If these strategies don’t work on a particular web spider, another of Portia’s tricks is to shake the whole web so it moves as if a gust of wind had hit it. This acts as a smokescreen for the vibration Portia makes as it crawls into the target spider’s web. In laboratory experiments, Jackson found that Portia will try different plucking methods, speeds, and patterns until it finds just the right combination to fool each individual web spider it hunts—essentially learning on the job.

“Even amongst this surprisingly intelligent group, Portia stand out as being oddly brilliant,” Morehouse says. “They are, after all, hunting very dangerous prey, so caution and cleverness are useful tools.”

Spiders make plans

One of the most fascinating aspects of Portia’s hunting strategy is that it often involves spotting prey from a distance and then planning out an elaborate route to get to it. Jackson first observed this in the wild when  Portia encountered a species of orb weaver that defends its web by violently shaking it, tossing any invading jumping spiders to the forest floor. Instead of entering the web, Portia navigated a roundabout path to find a better position from which to attack. “In that context, it was better for Portia to take the detour, go around the tree trunk, go up above the spider, go down on a line of silk, and swing in, grab the spider in its web without even touching the silk,” Cross says.

The Test Setup That Was Meant To Confuse Spiders. It Failed.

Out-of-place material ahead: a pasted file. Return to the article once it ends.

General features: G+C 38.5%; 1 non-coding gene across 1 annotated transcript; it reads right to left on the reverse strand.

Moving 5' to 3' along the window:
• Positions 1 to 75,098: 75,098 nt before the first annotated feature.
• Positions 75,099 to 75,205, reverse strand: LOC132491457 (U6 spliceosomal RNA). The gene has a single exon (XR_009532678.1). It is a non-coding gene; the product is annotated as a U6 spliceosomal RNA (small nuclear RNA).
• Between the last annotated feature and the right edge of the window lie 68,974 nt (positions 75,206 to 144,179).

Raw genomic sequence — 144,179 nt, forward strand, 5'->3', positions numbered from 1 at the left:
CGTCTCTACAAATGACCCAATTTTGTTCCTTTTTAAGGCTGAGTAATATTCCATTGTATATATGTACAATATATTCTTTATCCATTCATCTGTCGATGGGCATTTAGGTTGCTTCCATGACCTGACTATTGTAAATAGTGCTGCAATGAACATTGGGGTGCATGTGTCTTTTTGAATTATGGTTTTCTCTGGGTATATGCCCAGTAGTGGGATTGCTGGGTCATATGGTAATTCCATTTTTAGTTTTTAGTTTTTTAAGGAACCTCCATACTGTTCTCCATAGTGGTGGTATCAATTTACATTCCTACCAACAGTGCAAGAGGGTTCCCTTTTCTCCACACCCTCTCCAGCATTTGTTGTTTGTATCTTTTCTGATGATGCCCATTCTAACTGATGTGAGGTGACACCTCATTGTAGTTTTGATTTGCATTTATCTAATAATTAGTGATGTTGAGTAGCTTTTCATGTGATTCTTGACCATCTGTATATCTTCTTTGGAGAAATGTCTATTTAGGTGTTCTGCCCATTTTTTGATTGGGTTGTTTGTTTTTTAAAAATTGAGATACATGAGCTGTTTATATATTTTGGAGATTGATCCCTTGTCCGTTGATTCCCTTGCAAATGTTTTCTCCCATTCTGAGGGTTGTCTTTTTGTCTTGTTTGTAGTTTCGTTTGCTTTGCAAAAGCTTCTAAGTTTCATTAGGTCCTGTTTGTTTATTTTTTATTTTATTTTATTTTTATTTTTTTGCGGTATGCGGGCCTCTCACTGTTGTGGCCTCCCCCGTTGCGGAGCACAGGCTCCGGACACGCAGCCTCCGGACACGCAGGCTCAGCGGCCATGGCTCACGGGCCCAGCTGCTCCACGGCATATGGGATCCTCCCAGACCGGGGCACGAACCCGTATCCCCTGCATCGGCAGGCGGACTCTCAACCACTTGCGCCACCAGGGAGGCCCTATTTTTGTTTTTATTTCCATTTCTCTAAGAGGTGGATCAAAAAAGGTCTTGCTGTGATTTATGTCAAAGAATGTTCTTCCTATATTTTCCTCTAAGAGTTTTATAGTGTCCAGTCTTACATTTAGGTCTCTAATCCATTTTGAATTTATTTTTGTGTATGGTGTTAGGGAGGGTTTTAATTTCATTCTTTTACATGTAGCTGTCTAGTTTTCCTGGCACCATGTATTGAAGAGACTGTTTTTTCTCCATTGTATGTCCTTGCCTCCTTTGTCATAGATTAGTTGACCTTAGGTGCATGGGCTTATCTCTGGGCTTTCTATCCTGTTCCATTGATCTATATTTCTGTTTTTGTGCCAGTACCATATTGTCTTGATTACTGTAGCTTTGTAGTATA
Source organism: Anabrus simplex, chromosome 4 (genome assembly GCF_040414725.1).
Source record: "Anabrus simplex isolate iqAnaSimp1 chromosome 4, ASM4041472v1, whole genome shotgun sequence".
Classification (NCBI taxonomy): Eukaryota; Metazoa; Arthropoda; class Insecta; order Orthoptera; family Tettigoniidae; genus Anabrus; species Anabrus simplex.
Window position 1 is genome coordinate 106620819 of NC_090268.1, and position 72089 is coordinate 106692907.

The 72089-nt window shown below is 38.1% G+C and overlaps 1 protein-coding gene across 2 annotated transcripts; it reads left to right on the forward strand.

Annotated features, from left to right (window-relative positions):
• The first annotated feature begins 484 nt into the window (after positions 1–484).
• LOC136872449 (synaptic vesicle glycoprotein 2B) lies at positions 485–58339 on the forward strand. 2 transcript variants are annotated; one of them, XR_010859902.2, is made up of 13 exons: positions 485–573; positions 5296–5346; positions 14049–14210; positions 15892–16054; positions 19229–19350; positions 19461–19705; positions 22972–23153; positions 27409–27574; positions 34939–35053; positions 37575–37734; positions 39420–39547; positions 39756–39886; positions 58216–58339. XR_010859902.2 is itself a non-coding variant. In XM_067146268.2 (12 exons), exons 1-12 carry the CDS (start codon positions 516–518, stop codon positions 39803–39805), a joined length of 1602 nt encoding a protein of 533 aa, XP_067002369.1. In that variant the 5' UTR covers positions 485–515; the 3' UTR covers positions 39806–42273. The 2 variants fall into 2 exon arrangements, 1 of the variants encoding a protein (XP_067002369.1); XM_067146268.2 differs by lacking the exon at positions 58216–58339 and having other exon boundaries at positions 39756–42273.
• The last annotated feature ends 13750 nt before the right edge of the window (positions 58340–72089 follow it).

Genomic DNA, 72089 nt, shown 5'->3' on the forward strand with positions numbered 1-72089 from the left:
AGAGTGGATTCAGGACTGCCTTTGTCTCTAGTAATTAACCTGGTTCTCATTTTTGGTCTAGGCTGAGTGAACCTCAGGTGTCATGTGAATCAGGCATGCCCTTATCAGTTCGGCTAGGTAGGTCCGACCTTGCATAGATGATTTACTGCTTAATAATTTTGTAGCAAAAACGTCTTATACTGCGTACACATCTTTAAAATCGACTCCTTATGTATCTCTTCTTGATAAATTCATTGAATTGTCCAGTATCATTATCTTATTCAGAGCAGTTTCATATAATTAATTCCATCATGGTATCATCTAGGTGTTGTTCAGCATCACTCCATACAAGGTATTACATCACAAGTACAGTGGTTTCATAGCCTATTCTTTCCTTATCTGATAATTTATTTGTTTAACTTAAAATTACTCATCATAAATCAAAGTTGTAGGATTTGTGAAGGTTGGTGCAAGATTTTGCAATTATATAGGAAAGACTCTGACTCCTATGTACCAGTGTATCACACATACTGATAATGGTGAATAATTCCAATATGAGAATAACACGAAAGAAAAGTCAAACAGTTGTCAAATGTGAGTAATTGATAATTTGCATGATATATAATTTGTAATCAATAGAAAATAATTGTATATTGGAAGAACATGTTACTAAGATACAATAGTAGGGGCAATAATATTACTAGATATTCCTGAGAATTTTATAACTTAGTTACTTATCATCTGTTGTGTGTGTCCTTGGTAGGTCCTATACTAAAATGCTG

Enlarge / The test setup that was meant to confuse spiders. It failed.

Knowable/Adopted from Cross and Jackson

To find out how these itsy-bitsy spiders map out such complicated routes, Cross and Jackson put Portia’s mental abilities to the test in the laboratory. They built an apparatus with a central viewing tower on a platform, surrounded by water, from which a spider can see two other towers topped with boxes: one containing dead spiders that Portia likes to prey on, and one with dead leaves. The only way to reach the prey without getting wet, which jumping spiders loathe, is to climb down onto the platform and then choose the correct one of two separate walkways leading to the boxes.

From the perch atop the viewing tower, the spiders carefully surveyed the scene before descending the tower and climbing up a walkway. Most spiders chose the path that led to the meal, even if this meant moving away from the prey and passing the incorrect walkway on the way. Cross and Jackson argue that the spiders planned the route from the viewing tower and then followed it, possibly by forming a mental “representation” of the scene—an impressive cognitive feat for a brain barely bigger than a poppy seed.